Eugene’s dreams of seeing the world changed December 7, 1941. His horrific fate was sealed that Sunday in the Cavite Naval Yard. Hours after the bombing of Pearl Harbor, the Japanese began bombing Manila. Soon the men of the Canopus were working day and night repairing the ships that were damaged by the daily air raids. On Christmas day, as his family attended church praying for Eugene’s safe return, the Canopus sailed into Mariveles Bay at the tip of Bataan. All other ships were ordered out of Philippines, the U.S.S. Canopus would be serving alone. On December 27 the “Old Lady” took a direct hit, which penetrated all decks and exploded in the alley shaft killing 6 sailors and igniting her powder magazines. The Japanese were not successful in sinking her, the crew worked gallantly saving what seemed to be impossible. That night the first of her crew were buried at sea. Once again on January 6, the Canopus suffered a direct hit. Eugene wrote home he was not sure how much longer they would be able to hold on. They worked under the cover of darkness to repair their ship. At the same time the crew were converting her launches into gunboats to support the Marines off Corregidor. During her short service in World War II, the U.S.S. Canopus received only one battle star, but the battle lasted a long 4 months. Eugene and his fellow sailors fought heroically never giving up even in the face of overwhelming Japanese forces.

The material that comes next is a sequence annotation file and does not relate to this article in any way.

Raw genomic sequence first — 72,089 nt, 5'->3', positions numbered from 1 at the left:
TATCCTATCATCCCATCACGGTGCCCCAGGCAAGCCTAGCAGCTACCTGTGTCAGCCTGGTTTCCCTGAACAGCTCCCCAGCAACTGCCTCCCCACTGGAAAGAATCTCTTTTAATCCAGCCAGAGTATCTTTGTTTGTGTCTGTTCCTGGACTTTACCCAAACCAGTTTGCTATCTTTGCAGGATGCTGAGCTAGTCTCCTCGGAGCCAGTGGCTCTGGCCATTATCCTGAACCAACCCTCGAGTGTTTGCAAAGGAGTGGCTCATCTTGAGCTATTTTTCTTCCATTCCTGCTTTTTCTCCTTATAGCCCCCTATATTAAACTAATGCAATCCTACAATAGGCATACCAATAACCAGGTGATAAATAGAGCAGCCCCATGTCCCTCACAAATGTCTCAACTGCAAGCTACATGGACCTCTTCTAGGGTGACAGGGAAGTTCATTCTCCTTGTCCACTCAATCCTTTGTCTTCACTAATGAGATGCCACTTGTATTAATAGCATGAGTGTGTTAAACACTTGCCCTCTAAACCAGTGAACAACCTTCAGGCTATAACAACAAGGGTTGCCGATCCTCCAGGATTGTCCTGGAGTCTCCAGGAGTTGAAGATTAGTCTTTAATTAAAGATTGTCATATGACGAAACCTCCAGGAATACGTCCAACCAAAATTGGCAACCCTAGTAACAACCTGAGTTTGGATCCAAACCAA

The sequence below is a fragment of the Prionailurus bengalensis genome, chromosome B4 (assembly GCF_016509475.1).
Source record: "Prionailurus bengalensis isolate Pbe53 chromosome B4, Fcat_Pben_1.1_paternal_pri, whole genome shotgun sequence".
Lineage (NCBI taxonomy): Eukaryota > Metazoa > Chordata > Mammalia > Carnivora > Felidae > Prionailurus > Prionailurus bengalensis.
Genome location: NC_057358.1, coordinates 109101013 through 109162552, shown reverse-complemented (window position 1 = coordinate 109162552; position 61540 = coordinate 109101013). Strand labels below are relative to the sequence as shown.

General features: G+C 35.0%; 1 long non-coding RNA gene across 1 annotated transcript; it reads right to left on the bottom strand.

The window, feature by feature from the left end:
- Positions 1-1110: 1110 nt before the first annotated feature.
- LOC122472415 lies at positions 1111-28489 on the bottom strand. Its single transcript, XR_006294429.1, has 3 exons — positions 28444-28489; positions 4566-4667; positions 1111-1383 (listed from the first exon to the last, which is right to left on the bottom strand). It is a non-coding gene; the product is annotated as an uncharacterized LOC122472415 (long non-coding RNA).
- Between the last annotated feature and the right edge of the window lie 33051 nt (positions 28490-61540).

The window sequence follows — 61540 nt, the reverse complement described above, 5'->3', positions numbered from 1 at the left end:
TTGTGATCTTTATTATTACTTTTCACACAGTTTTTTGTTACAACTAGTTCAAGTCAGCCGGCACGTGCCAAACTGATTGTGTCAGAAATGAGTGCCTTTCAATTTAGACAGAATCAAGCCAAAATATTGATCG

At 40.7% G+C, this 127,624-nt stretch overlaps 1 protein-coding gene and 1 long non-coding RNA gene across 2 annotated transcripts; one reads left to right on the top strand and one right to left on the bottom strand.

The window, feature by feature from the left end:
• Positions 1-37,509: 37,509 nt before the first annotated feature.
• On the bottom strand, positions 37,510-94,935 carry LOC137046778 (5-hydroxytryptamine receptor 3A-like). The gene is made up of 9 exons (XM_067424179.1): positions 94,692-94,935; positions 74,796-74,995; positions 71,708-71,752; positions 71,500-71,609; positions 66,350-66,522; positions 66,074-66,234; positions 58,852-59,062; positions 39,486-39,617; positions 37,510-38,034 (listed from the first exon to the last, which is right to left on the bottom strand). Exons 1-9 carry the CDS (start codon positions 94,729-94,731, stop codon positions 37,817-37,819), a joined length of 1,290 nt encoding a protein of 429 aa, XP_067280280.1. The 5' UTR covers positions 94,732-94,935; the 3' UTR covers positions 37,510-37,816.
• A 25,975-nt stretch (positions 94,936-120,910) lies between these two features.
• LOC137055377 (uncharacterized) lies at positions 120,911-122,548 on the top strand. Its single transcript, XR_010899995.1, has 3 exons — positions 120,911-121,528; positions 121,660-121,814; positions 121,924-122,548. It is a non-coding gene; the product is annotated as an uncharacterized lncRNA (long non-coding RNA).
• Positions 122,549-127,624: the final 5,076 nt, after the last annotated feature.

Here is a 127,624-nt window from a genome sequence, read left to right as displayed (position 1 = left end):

9 April 1942, starving, out of ammunition, and out of supplies, the crew was ordered to scuttle the U.S.S. Canopus. On 10 April 1942, her crew did what the Japanese had tried to do for four and a half months they laid the “Old Lady” to rest at bottom of Mariveles Bay with 13 of her crew. As she slowly disappeared into the bay, the reality of what laid ahead for Eugene and the rest of the crew must have been overwhelming. 11 April 1942 Eugene and the rest of the Canopus crew became part of the 4th Marine Division defending Corregidor.